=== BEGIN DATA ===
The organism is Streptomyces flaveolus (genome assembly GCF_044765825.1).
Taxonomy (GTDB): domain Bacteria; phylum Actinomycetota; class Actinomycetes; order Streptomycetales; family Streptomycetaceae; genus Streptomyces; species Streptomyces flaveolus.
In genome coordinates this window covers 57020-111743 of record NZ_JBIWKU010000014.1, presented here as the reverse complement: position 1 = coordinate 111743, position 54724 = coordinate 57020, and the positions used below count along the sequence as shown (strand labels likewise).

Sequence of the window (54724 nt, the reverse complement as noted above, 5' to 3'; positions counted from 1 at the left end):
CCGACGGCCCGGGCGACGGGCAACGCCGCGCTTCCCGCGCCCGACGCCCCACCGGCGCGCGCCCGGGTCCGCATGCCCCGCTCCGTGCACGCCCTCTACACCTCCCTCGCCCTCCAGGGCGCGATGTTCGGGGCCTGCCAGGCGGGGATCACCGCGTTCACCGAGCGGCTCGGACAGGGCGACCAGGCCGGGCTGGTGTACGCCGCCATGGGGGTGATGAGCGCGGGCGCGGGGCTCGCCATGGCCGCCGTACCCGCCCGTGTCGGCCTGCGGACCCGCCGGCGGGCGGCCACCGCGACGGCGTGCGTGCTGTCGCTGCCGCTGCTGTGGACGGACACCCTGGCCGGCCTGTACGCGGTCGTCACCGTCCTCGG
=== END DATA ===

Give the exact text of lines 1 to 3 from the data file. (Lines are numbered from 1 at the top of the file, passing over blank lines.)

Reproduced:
The organism is Streptomyces flaveolus (genome assembly GCF_044765825.1).
Taxonomy (GTDB): domain Bacteria; phylum Actinomycetota; class Actinomycetes; order Streptomycetales; family Streptomycetaceae; genus Streptomyces; species Streptomyces flaveolus.
In genome coordinates this window covers 57020-111743 of record NZ_JBIWKU010000014.1, presented here as the reverse complement: position 1 = coordinate 111743, position 54724 = coordinate 57020, and the positions used below count along the sequence as shown (strand labels likewise).